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Yesterday I finished "Make Room! Make Room!" by Harry Harrison and then I watched Soylent Green for the first time. My expectations were not met with regard to either.
The novel was ok. I was expecting a lot more, and I *like* dystopias. The Handmaid's Tale and It Can't Happen Here are two of my favorite novels ever so I had high hopes for this one. For those who haven't read it, the book takes place in a super crowded New York City where Police Detective Andy Rusch is sent to investigate the murder of Big Mike, a known gangster. Big Mike was killed during a botched robbery by scrappy Billy Chung, a poor kid who's family are immigrants from Taiwan. However, due to his connections the powers that be have reason to suspect that there was more to it than a botched robbery. Rusch falls in love with Big Mike's girlfriend, Shirl Greene, who eventually moves in with Rusch and his crotchety but loveable roommate Sol. As the plot unfolds, we witness an unbearable heat wave and the grinding poverty the people of New York live in as they struggle with food and water rations, substandard housing and no hope of the situation improving.
The first thing that bothered me was that Andy Rusch was kind of wishy washy and not very likeable as a protagonist. He whined *A LOT*.
Shirl was such a sexist caricature that I wanted to pull my hair out. Sure, she was a kept woman and fairly stupid but she didn't have to be so two dimensional. I have no idea what she saw in Andy or what her hopes and dreams were. In the first part of the book Harrison used her to titillate readers, repeatedly describing her perfect breasts and beautiful body. OK, we get it! Thanks. Then she and Andy hook up for no apparent reason and she stays in the story gawking at everything and not really seeming to understand the world around her. She has little personality and I think she was underused as a character. We do learn some about her history but I would have liked to know more and to have read more scenes from her point of view. What we get isn't nearly enough.
Billy Chung was my favorite character and he was the most developed one of the bunch. I really felt for the kid and just wanted to hug him. I don't know if we are supposed to sympathize with him though, he's a murderer, theif and drug addict. Is he a bad guy that we feel sorry for, or are my sympathies misplaced because he whines the least of the characters?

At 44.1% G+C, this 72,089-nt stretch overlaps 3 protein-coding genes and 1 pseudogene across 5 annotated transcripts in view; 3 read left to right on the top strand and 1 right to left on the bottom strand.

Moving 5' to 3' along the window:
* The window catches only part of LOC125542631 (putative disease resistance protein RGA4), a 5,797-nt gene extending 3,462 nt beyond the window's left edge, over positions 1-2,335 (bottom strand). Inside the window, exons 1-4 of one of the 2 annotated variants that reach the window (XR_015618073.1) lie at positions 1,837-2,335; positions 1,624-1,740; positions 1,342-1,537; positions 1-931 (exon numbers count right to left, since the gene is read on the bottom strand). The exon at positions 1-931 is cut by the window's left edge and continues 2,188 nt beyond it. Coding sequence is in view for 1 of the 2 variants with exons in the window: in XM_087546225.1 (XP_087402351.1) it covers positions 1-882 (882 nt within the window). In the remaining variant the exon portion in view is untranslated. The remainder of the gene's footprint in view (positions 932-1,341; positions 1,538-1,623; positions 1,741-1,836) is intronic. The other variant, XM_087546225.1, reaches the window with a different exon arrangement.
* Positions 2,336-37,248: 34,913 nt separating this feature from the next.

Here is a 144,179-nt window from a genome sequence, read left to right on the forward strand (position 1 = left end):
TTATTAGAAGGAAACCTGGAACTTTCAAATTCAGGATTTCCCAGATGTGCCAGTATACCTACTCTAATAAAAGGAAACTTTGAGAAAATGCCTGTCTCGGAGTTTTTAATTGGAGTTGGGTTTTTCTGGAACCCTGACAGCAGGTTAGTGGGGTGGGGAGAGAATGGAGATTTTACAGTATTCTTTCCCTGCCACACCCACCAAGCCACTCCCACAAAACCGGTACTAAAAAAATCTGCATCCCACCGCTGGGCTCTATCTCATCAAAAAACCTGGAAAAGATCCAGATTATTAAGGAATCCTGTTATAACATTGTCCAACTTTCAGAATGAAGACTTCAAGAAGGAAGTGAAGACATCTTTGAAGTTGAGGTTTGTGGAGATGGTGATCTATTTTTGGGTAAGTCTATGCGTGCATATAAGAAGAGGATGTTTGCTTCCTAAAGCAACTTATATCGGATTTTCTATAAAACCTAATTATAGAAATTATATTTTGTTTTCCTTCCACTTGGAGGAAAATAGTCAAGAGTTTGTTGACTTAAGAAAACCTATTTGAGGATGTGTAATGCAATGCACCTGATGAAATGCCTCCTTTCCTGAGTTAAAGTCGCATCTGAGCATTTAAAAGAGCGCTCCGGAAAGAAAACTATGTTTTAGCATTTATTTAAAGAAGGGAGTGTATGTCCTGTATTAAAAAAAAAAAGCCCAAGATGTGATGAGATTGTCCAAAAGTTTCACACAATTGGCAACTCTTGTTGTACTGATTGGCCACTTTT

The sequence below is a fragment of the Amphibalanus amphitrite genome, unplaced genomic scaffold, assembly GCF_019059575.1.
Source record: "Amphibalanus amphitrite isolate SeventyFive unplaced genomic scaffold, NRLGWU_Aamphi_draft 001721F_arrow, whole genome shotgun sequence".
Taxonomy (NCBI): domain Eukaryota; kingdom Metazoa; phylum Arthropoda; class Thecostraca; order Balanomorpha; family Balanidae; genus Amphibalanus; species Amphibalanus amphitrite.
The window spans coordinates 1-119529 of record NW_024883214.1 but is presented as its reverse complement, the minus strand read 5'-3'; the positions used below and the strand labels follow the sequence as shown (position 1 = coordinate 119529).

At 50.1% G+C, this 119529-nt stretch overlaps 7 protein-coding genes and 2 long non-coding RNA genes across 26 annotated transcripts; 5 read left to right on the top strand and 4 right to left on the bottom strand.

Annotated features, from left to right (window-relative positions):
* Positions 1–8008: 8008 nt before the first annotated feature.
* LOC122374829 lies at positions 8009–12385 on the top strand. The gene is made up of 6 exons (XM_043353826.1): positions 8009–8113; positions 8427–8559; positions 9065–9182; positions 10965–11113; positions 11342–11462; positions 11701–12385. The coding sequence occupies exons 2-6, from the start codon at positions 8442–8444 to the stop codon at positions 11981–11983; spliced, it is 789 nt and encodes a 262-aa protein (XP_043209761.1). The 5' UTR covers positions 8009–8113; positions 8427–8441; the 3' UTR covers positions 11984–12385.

Many reviews I have read of this book praise it because it's not "preachy." I want to know what they were reading, because my copy had a Sol giving a six page rant about how all the problems would be solved if people had access to and education about birth control. I happen to agree that birth control is a good thing, and I think this book was very topical at the time because it was written before Griswold v Connecticut was decided. But some hinting at this earlier in the book would have been great. It would have made more sense as a thematic element instead of just grumpy old man talk. Shirl, as we know has had at least four or five lovers, and it's hinted at many more. But she is against Birth Control, and has never gotten pregnant. She is healthy and 23 years of age. How is this possible? Women with far poorer nutrition have eleven babies in the apartments next door and upstairs. But Shirl-of-many-boyfriends has none? Also, you would think that Shirl has had a few friends who suffered with an unplanned pregnancy and would therefore be in favor of birth control. But no, she calls it "baby killing" and when Sol asks her "How is preventing a sperm from meeting an egg baby killing? The sperm isn't a baby!" She just says "GOSH! I never thought about it like that before." Her naivete was beyond my suspension of disbelief. If she was not sexually active, I would have bought it.
Finally, Harrison's numbers are way off. The book ends by telling us that there are 344 million people in the USA in January 2000. We have more than that now and things are just fine thanks. We have more than that now and birth control was made widely available only a few years after the book was published. So I'm not sure where his math came from.